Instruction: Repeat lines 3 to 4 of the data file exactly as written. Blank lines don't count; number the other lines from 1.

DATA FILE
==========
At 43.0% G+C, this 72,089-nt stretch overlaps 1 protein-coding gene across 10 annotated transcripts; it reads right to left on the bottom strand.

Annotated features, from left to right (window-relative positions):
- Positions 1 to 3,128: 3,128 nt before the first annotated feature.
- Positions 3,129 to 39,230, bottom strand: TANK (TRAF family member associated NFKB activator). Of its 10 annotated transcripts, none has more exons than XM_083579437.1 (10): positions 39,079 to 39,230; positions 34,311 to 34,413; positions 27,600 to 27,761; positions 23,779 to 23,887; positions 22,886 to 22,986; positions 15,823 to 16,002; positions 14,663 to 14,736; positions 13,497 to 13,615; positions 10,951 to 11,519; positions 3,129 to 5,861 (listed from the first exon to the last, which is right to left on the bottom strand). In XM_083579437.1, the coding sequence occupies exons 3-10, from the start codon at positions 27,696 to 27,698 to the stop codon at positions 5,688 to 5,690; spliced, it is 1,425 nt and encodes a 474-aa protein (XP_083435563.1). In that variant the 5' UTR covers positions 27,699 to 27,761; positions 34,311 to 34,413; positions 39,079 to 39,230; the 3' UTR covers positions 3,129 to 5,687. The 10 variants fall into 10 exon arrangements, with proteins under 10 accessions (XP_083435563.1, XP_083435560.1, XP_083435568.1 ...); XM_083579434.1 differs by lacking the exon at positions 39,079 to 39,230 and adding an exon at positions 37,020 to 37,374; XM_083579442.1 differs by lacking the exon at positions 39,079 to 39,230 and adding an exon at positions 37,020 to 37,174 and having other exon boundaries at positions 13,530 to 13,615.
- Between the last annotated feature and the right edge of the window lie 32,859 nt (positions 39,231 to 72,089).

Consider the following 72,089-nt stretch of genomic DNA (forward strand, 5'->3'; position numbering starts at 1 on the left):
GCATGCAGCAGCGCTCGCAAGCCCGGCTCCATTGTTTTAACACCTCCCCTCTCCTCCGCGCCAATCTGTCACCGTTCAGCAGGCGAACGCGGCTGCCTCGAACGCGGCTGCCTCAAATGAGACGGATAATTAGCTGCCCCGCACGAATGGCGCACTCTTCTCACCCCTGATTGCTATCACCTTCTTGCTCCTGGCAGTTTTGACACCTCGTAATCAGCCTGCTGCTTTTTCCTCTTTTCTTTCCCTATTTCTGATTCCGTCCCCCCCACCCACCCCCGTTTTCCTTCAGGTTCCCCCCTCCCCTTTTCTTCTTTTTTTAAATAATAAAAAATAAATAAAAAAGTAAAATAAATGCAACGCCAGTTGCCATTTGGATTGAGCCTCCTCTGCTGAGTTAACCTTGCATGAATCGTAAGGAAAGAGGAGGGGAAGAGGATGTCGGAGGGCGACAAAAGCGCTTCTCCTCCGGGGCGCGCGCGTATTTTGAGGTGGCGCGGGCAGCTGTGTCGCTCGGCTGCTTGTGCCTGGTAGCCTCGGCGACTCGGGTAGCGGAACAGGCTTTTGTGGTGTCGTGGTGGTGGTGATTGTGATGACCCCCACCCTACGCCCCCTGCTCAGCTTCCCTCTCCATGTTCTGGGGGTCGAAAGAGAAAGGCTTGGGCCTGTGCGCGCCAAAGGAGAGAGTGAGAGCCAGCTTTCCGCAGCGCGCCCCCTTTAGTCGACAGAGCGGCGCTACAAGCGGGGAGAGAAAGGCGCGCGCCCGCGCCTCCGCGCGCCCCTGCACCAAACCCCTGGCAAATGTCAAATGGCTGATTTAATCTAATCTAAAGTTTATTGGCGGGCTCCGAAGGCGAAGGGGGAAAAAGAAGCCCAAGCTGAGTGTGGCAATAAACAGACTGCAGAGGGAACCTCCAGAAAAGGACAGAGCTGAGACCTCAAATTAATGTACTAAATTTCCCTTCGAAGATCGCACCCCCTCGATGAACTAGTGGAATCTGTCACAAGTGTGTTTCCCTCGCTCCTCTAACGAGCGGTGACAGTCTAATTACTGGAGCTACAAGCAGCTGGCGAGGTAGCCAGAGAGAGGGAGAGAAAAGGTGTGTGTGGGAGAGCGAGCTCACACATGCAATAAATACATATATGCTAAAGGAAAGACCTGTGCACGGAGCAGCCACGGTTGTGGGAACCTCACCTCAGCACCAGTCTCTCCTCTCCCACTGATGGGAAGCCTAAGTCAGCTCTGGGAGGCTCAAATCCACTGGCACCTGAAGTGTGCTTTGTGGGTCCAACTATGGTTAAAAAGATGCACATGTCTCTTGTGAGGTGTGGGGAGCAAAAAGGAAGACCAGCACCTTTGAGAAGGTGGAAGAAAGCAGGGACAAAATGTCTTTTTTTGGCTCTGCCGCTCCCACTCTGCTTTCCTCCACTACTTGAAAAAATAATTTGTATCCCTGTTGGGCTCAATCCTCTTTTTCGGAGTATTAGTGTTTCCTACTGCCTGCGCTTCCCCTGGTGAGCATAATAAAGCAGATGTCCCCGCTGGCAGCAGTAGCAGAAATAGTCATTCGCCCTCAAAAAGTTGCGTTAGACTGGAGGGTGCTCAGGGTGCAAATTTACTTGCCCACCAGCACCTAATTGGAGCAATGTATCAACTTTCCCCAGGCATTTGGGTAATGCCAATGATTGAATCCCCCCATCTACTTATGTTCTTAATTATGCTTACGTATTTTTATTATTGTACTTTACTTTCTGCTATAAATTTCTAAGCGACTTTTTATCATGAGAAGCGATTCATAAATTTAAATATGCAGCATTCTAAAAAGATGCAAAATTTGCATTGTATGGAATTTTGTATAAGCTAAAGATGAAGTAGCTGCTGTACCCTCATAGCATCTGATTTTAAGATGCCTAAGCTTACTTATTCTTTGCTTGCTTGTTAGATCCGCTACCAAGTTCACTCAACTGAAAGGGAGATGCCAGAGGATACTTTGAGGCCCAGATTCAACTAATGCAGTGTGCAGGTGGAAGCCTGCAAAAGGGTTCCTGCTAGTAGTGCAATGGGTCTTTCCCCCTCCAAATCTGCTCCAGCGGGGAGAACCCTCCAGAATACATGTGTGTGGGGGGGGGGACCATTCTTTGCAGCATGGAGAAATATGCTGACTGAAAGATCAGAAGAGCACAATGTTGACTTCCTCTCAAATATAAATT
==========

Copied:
- Positions 1 to 3,128: 3,128 nt before the first annotated feature.
- Positions 3,129 to 39,230, bottom strand: TANK (TRAF family member associated NFKB activator). Of its 10 annotated transcripts, none has more exons than XM_083579437.1 (10): positions 39,079 to 39,230; positions 34,311 to 34,413; positions 27,600 to 27,761; positions 23,779 to 23,887; positions 22,886 to 22,986; positions 15,823 to 16,002; positions 14,663 to 14,736; positions 13,497 to 13,615; positions 10,951 to 11,519; positions 3,129 to 5,861 (listed from the first exon to the last, which is right to left on the bottom strand). In XM_083579437.1, the coding sequence occupies exons 3-10, from the start codon at positions 27,696 to 27,698 to the stop codon at positions 5,688 to 5,690; spliced, it is 1,425 nt and encodes a 474-aa protein (XP_083435563.1). In that variant the 5' UTR covers positions 27,699 to 27,761; positions 34,311 to 34,413; positions 39,079 to 39,230; the 3' UTR covers positions 3,129 to 5,687. The 10 variants fall into 10 exon arrangements, with proteins under 10 accessions (XP_083435563.1, XP_083435560.1, XP_083435568.1 ...); XM_083579434.1 differs by lacking the exon at positions 39,079 to 39,230 and adding an exon at positions 37,020 to 37,374; XM_083579442.1 differs by lacking the exon at positions 39,079 to 39,230 and adding an exon at positions 37,020 to 37,174 and having other exon boundaries at positions 13,530 to 13,615.